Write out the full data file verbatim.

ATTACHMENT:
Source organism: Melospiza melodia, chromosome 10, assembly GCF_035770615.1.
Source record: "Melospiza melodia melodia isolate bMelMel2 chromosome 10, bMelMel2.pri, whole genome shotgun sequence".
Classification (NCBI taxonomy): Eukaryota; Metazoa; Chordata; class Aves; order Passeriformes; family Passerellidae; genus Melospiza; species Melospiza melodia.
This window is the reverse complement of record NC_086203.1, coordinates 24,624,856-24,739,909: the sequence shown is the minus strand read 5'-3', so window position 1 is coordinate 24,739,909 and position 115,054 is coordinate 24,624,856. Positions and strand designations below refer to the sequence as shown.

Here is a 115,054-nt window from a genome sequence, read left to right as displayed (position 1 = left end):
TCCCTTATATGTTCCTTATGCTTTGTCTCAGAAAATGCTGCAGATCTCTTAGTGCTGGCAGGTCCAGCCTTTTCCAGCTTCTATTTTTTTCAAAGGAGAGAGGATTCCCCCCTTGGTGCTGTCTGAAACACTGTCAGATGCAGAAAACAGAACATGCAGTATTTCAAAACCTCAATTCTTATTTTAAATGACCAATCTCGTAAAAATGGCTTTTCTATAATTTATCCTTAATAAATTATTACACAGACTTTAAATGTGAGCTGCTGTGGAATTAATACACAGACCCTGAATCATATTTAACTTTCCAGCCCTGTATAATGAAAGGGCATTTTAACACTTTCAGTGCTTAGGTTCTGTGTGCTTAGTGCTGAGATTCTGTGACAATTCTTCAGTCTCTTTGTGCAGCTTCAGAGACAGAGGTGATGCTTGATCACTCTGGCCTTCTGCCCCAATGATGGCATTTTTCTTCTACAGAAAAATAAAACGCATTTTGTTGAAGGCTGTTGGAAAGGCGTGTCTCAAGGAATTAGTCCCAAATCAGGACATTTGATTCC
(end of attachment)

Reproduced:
Source organism: Melospiza melodia, chromosome 10, assembly GCF_035770615.1.
Source record: "Melospiza melodia melodia isolate bMelMel2 chromosome 10, bMelMel2.pri, whole genome shotgun sequence".
Classification (NCBI taxonomy): Eukaryota; Metazoa; Chordata; class Aves; order Passeriformes; family Passerellidae; genus Melospiza; species Melospiza melodia.
This window is the reverse complement of record NC_086203.1, coordinates 24,624,856-24,739,909: the sequence shown is the minus strand read 5'-3', so window position 1 is coordinate 24,739,909 and position 115,054 is coordinate 24,624,856. Positions and strand designations below refer to the sequence as shown.

Here is a 115,054-nt window from a genome sequence, read left to right as displayed (position 1 = left end):
TCCCTTATATGTTCCTTATGCTTTGTCTCAGAAAATGCTGCAGATCTCTTAGTGCTGGCAGGTCCAGCCTTTTCCAGCTTCTATTTTTTTCAAAGGAGAGAGGATTCCCCCCTTGGTGCTGTCTGAAACACTGTCAGATGCAGAAAACAGAACATGCAGTATTTCAAAACCTCAATTCTTATTTTAAATGACCAATCTCGTAAAAATGGCTTTTCTATAATTTATCCTTAATAAATTATTACACAGACTTTAAATGTGAGCTGCTGTGGAATTAATACACAGACCCTGAATCATATTTAACTTTCCAGCCCTGTATAATGAAAGGGCATTTTAACACTTTCAGTGCTTAGGTTCTGTGTGCTTAGTGCTGAGATTCTGTGACAATTCTTCAGTCTCTTTGTGCAGCTTCAGAGACAGAGGTGATGCTTGATCACTCTGGCCTTCTGCCCCAATGATGGCATTTTTCTTCTACAGAAAAATAAAACGCATTTTGTTGAAGGCTGTTGGAAAGGCGTGTCTCAAGGAATTAGTCCCAAATCAGGACATTTGATTCC